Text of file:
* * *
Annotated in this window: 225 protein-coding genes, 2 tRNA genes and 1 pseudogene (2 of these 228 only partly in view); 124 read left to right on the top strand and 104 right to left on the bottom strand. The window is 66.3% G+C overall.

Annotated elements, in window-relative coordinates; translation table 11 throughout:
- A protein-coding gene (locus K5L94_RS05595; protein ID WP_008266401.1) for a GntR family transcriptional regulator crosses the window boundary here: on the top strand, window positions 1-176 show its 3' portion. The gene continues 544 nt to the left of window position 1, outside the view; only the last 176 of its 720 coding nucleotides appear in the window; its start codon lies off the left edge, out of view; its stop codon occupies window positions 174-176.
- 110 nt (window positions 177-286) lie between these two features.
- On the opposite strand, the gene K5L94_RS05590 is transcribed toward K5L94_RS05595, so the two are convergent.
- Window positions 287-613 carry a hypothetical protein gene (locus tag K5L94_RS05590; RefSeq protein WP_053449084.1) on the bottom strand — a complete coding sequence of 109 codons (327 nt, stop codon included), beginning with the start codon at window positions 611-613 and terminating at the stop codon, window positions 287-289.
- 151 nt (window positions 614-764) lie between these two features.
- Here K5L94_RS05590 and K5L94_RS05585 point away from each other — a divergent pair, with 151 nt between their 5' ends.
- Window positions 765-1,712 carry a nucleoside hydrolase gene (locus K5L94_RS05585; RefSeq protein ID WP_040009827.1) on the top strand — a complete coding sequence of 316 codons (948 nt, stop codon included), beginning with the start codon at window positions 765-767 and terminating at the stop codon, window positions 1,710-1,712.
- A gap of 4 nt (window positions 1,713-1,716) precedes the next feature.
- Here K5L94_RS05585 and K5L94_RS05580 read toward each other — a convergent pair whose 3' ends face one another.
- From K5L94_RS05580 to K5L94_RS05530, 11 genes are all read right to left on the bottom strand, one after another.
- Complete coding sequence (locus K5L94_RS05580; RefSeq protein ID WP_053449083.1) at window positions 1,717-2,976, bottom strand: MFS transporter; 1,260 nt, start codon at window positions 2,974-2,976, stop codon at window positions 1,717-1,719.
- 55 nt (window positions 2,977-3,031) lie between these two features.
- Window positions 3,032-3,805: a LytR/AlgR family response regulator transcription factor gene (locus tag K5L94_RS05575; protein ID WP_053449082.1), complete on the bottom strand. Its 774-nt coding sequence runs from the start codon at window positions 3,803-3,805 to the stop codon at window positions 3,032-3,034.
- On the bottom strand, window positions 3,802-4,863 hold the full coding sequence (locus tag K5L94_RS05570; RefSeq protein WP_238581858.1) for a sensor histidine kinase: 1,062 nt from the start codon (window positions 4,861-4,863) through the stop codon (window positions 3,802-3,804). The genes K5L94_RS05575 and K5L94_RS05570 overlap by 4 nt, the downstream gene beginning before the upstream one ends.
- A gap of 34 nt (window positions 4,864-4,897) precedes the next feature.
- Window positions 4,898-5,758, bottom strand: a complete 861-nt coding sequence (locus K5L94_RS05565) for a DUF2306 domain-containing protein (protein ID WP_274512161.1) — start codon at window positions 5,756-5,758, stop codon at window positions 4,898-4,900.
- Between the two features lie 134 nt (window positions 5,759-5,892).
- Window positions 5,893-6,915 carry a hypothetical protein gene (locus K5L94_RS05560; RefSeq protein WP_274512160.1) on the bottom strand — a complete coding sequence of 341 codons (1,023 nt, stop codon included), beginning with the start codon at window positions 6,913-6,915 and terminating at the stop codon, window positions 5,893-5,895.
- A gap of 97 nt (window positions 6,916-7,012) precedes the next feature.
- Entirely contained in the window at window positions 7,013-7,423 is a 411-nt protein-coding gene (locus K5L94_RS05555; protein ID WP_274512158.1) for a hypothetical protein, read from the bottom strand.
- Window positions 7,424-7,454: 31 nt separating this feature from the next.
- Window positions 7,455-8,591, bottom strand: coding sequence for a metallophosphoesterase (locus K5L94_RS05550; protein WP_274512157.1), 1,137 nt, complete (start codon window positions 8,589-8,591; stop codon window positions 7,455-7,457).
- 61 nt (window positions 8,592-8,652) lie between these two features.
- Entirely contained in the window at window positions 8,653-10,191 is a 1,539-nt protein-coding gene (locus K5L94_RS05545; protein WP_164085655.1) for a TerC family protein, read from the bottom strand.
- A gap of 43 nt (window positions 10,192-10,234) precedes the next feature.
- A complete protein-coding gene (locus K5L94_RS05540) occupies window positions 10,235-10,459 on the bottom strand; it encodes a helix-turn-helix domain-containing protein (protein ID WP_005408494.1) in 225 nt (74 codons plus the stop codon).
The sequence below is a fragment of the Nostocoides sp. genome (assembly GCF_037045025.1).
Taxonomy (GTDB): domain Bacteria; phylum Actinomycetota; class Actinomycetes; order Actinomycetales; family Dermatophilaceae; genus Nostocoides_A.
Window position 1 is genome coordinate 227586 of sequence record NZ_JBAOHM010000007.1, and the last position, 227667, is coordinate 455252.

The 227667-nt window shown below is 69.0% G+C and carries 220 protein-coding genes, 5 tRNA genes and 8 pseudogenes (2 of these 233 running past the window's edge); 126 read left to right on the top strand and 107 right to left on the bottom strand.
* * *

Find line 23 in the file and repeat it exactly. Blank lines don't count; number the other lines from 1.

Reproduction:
- Window positions 7,424-7,454: 31 nt separating this feature from the next.